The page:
| Dumpster Diving in Aspen
With the recent demise of 14erworld, we've seen an influx of solid folks to this site and plenty of interest expressed in trip reports about "obscure" and low peaks. While this site focuses on peaks above treeline, it's evolving into a one-stop shop for Colorado peaks, many of which fall in to the "dumpster diving" category. Now that at least one avowed dumpster diver has made his presence known, I think it's time to push the evolution of the TR section.
Usually the term refers to low-hanging fruit-- peaks conveniently located close to the road on the way home from more heroic adventures, like bagging five low peaks on the way home from getting five 13ers in a single day. I don't know what makes some folks do this, but more power to them! Myself, I just like to hike and see things I would have missed if I drove straight home or directly to the post-climb feast.
So, with plans to ascend Cathedral Peak on Sunday, I started poking around LoJ to find some easy prey on my way to the trailhead. I found Red Butte in the Aspen quad and noted that a city street passes just a few hundred yards from the marked summit. That fit the definition of dumpster diving to me. Seeing that only seven folks had claimed its summit, it also fit the definition of "obscure," if I put out of my mind how many Aspen locals have probably hiked it. Five seconds, about 20 keystrokes, and two mouse clicks got me directions to the TH and a cool moving panoramic of the summit view.
Saturday afternoon, I found the TH, and parked a little down the street. Despite the ominous weather and challenging hike ahead, I packed only my camera and a rain shell. What follows is a dumpster diving adventure. This peak offered many of the challenges and excitement typical of the Elk Range, despite being almost 5,000' lower than anything else I've hiked in Pitkin County.
The trail is part of the Aspen city park system, and starts, fittingly enough, with a sidewalk that bisects the yards of two large and lavish homes. It's hard to miss.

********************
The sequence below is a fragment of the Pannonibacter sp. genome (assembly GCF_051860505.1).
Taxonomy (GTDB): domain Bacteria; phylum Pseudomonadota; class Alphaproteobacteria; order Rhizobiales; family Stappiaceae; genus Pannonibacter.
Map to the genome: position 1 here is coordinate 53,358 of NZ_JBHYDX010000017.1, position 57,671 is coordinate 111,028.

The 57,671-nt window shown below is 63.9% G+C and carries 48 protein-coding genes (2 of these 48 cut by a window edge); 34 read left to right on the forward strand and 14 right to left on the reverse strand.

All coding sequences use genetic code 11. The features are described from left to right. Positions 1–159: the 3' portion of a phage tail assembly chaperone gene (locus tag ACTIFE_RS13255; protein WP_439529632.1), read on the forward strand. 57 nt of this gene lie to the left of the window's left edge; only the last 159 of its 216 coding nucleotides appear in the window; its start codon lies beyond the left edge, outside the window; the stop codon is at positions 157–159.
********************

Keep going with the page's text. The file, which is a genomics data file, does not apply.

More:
I rounded a corner and immediately felt my balls shrink.
Could I do this? The smooth, clean sidewalk gave way to a rocky dirt trail and Red Butte's summit ridge looked so far away... I regrouped and decided to press on. The solid trail switchbacks mercilessly up to the lower part of the summit ridge. Once on the ridge, I felt like I'd been teleported back to one of the Hogbacks along C-470, but with a luxurious, meticulously crafted Aspen-style trail winding between the scrub brush--not once did the scrub snag my clothes or scratch my shins. Compared to some of the Jeffco peaks, this trail's so nice, it's like the staff of the Little Nell came out and threw rose petals in my path.
Below is the first of several demoralizing false summits.
As I moved down the ridge, I was presented with a little scramble. I'm telling you, this peak has it all.
I topped out onto the false summit, and followed what became a surprisingly exposed ridge walk.
A fall would not be fatal, but I sure didn't want to find out by tumbling down into some guy's pool down below.
I stopped for a second to take in the view of one of Red Butte's more famous neighbors.
Has anyone climbed this one? It looks tall.
I crossed my fingers and hoped that this was the last of the false summits. It was.
Atop the dumpster, I took in some cool views of Aspen and the surrounding area.
The wind was starting to pick up, so I headed down.
Back at the car, I looked at the clock--28 minutes, car to car. I almost fainted with exhaustion. Stats: ~1 mile r/t, 200ft gain, 25 pictures.
If you've ever got time to kill and not much money to waste in Aspen, I recommend Red Butte. It's a dumpster diving classic in my book.
More here in the Aspen Times
Thumbnails for uploaded photos (click to open slideshow):